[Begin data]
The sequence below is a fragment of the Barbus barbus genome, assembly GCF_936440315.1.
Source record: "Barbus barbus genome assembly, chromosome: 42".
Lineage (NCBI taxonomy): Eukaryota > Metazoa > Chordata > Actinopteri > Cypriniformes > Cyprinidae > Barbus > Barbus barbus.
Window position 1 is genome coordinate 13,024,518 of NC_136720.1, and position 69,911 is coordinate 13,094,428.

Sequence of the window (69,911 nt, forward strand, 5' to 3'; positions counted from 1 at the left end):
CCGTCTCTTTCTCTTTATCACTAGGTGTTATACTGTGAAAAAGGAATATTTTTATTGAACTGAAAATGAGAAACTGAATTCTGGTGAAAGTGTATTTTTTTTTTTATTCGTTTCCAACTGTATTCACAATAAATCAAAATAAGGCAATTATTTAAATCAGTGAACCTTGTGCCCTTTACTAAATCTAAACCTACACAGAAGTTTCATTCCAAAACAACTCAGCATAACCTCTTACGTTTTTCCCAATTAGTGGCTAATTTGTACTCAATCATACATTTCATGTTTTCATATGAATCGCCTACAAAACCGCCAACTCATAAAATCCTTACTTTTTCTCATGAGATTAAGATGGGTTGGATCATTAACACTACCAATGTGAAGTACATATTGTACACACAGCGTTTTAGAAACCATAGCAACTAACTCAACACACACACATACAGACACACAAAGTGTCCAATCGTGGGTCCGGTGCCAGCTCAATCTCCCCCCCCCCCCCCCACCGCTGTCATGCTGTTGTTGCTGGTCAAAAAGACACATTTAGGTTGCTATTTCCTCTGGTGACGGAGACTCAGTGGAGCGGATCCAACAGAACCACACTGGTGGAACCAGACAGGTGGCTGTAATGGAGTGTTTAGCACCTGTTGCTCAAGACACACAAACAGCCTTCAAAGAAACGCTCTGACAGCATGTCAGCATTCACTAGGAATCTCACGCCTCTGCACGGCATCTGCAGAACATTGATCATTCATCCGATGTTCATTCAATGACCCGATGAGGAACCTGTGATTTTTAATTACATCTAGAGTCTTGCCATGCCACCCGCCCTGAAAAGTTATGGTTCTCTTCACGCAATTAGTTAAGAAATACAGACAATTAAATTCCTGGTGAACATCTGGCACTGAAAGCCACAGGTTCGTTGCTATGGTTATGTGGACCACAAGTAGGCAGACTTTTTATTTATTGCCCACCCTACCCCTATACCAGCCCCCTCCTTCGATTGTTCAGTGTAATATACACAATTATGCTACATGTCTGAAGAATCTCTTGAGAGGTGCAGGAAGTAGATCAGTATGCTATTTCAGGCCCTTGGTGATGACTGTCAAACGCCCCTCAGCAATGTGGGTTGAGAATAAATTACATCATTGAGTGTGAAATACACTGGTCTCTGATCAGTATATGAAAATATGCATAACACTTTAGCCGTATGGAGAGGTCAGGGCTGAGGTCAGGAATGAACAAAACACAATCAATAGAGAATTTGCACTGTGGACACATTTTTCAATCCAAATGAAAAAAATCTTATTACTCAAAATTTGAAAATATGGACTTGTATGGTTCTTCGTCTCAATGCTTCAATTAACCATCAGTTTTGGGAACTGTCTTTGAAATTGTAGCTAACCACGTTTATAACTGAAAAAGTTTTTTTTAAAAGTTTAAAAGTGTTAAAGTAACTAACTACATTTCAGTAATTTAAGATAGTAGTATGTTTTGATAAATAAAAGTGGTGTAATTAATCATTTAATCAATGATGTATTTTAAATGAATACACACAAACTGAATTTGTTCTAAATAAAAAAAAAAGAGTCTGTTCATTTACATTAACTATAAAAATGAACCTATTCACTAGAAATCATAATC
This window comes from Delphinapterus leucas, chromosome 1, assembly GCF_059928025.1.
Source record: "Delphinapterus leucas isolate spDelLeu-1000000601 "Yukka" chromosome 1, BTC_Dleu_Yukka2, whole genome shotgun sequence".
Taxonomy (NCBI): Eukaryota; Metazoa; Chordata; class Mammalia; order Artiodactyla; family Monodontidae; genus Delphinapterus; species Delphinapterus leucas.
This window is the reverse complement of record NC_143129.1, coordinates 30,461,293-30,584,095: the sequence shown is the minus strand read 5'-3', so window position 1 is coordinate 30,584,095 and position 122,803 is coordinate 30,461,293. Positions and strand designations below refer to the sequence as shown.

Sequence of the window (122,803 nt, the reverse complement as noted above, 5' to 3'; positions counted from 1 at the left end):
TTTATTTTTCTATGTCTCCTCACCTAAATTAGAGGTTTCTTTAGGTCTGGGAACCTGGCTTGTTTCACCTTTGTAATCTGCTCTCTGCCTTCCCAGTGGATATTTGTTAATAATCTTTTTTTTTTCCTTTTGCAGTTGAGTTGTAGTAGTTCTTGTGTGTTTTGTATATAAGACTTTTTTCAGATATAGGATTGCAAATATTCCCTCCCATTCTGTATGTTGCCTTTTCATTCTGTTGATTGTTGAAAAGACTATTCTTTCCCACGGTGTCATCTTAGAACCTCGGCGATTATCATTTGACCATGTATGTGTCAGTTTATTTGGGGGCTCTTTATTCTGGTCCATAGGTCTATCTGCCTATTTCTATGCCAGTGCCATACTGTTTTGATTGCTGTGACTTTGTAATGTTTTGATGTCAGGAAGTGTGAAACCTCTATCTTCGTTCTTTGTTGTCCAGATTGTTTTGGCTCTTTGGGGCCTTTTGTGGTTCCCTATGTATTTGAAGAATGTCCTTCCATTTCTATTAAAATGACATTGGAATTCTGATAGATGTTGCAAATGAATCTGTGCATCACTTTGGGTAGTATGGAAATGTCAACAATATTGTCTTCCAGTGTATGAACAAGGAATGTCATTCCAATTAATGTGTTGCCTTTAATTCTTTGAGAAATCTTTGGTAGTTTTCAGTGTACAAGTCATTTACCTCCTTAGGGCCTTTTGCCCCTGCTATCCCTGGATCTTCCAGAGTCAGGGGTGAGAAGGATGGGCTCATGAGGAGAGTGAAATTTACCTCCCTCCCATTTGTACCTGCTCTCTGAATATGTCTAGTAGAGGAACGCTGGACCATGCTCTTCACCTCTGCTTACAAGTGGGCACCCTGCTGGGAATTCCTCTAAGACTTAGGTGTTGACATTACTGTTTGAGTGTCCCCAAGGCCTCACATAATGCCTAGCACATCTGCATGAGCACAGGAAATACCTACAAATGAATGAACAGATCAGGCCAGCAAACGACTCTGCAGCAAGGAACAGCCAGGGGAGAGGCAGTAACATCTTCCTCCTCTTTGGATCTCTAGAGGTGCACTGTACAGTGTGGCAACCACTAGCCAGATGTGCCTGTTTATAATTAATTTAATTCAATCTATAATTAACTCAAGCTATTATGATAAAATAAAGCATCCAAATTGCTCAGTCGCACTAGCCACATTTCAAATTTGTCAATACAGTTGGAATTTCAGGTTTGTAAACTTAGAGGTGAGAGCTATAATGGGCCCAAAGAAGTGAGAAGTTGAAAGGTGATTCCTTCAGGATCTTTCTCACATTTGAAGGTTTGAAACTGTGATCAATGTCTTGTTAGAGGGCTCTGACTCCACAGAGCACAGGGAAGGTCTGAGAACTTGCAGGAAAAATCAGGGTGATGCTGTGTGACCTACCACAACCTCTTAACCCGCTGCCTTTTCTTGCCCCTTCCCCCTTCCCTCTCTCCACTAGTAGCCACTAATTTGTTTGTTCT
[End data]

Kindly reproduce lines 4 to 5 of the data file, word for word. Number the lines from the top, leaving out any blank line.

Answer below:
Window position 1 is genome coordinate 13,024,518 of NC_136720.1, and position 69,911 is coordinate 13,094,428.

Sequence of the window (69,911 nt, forward strand, 5' to 3'; positions counted from 1 at the left end):